Saudi Arabia has allowed the three widows and children of slain Al-Qaeda chief Osama bin Laden entrance into the kingdom on humanitarian grounds, a Saudi-owned daily reported on Saturday.
Citing a senior Saudi official, the London-based Asharq al-Awsat said the kingdom "dealt with bin Laden's wives on humanitarian grounds," adding that authorities were confident that they and the children "were not involved in" the operations of the extremist group.
The widows -- two Saudis and a Yemeni -- arrived on Friday with their 10 children, after being expelled from Pakistan, Mohammed Naji Allaw, head of the Yemeni non-governmental group Hood, told AFP.
Saudi Arabia has kept totally silent on the issue and so far has not officially confirmed their arrival.
Yemen's ambassador to Islamabad, Abdo Abdulrahman, however told the newspaper "bin Laden's family arrived in Saudi Arabia on Friday morning ... on a private plane provided by the bin Laden family."
He said Amal al-Sadaa, the Yemeni wife who fathered five of bin Laden's children and is said to have been his favourite, left Pakistan on Yemeni travel documents and "could return to Yemen" after a brief visit with her husband's extended family.
The senior Saudi official told the daily Saada was granted "a visitor's visa to pass through Saudi Arabia."
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Allaw told AFP on Friday that preparations for Sadaa's return to Yemen were already underway.
Hood, which deals with human rights cases in Yemen, especially those concerning children, has been tasked by the widow's brother, Zakaria Abdulfattah al-Sadaa, with looking after her case.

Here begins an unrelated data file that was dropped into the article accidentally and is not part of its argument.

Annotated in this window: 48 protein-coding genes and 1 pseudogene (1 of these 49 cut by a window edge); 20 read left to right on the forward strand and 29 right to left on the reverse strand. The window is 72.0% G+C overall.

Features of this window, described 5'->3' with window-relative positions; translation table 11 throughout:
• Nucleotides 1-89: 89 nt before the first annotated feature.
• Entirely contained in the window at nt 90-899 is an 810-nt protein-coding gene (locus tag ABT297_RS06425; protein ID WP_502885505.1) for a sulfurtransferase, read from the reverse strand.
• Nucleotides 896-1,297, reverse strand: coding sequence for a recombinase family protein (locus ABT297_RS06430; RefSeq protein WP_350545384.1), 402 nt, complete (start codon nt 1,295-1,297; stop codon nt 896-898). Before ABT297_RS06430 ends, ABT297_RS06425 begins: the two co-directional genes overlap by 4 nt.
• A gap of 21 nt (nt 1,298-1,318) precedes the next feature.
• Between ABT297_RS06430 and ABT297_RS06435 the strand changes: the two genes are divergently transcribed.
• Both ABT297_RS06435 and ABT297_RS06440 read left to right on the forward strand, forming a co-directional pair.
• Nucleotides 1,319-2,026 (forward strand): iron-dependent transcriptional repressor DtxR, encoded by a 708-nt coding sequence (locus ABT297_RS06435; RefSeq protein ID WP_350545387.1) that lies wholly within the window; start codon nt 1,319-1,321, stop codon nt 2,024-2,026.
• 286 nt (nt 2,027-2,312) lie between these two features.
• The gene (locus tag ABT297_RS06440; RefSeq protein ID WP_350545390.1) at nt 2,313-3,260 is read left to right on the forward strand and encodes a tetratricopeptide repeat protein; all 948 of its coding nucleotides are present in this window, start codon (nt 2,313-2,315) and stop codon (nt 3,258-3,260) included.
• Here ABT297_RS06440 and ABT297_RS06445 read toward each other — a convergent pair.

Last week, family lawyer Atif Ali Khan said Sadaa and her children might be sent to Yemen after Saudi Arabia.
The United States declined to comment on the deportation.
"We see that as a matter between the Pakistanis and the Saudis," State Department spokeswoman Victoria Nuland said in Washington.
At around midnight Pakistan time on Thursday, a minivan whisked the 9/11 mastermind's relatives from the Islamabad house where they had been in detention to the city's airport. They left for Saudi Arabia just before 2:00 am (2100 GMT Thursday).
A Pakistani interior ministry spokesman said deportation orders were issued for 14 Bin Laden relatives to Saudi Arabia, "the country of their choice." The family was previously thought to number 12 -- three widows, eight children and one grandchild.
After being held for 10 months, the widows and two of Bin Laden's older daughters were sentenced by a Pakistani court to 45 days detention in their Islamabad house on charges of illegal entry and residency and ordered to be deported.
Their deportation comes nearly a year after the Al-Qaeda leader was killed in a US raid.